(Phys.org) -- For about a decade, Microsoft has been running a competition called the Imagine Cup that rewards people for developing innovative ideas using Microsoft products. This year the competition was held in Sydney Australia, and the winner in the software category was quadSquad from Ukraine for a system they call EnableTalk; a truly unique and useful system that allows hearing impaired people who rely on sign language to communicate to those who can hear by employing a pair of sensor enabled gloves that are able to capture sign language gestures, translate them to text and then have the words spoken using a text-to-speech translator on a cell phone. For their efforts the team won $25,000 in prize money and likely the gratitude of millions once the gloves make it to market.
The gloves work through the use of five hardware components: flex sensors in the gloves record finger movements and a main controller coordinates information from an accelerometer/compass, an accelerometer/gyroscope, a microcontroller and a Bluetooth module. Windows mobile software was used to convert the gesture commands to sound signals for broadcast by the Bluetooth module. The sound waves are converted to voice using Microsoft Speech and Bing APIs running on a Smartphone, which ultimately serves as the voice for the person using the system. The team, made up of members identified as AntonStepanov, MaxOsika, Scizor60 and mentor dmitrtys, told the audience watching the demonstration of EnableTalk that the whole thing costs only about $50 per system (not including cell phone) and that they believe it could be brought down to $20 when mass produced. Conventional systems meant to pull off the same feat, but offer less sensitivity, typically run into the thousands of dollars.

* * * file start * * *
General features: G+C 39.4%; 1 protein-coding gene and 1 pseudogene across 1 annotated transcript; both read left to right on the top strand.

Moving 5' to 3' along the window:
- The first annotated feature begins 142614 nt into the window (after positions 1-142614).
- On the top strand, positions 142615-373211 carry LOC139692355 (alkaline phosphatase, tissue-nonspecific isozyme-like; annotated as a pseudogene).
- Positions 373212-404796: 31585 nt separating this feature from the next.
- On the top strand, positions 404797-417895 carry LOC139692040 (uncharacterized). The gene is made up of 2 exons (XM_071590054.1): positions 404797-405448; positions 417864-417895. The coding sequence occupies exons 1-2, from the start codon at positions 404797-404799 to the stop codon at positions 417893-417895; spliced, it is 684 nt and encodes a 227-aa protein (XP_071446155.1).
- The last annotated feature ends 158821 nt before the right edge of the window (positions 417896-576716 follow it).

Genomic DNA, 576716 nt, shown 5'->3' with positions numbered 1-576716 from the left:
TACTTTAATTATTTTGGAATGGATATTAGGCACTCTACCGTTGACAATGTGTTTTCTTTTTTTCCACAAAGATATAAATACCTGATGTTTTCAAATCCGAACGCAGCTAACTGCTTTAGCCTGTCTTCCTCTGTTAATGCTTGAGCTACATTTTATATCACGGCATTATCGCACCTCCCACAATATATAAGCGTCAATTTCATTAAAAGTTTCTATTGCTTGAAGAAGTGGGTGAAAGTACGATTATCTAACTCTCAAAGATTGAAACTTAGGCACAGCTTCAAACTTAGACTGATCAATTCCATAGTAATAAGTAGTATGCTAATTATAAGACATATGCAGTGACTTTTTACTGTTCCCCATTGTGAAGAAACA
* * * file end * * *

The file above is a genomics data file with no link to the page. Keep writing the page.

The team said the idea for their system came from the frustration they experienced when trying to communicate with hearing impaired athletes at their school. They also noted that the system can be easily tweaked by the user to incorporate custom signs and thus can be used for virtually any sign language dialect. The point they say is to help those with hearing impairments better manage in the world of the hearing. The problem with sign language they point out, is that most people who can hear never learn it, thus those with hearing impairments are only able to communicate with a small part of the general population which generally includes those who cannot hear and those in their immediate circle. This new system they say, will allow those with hearing impairments to communicate with anyone.
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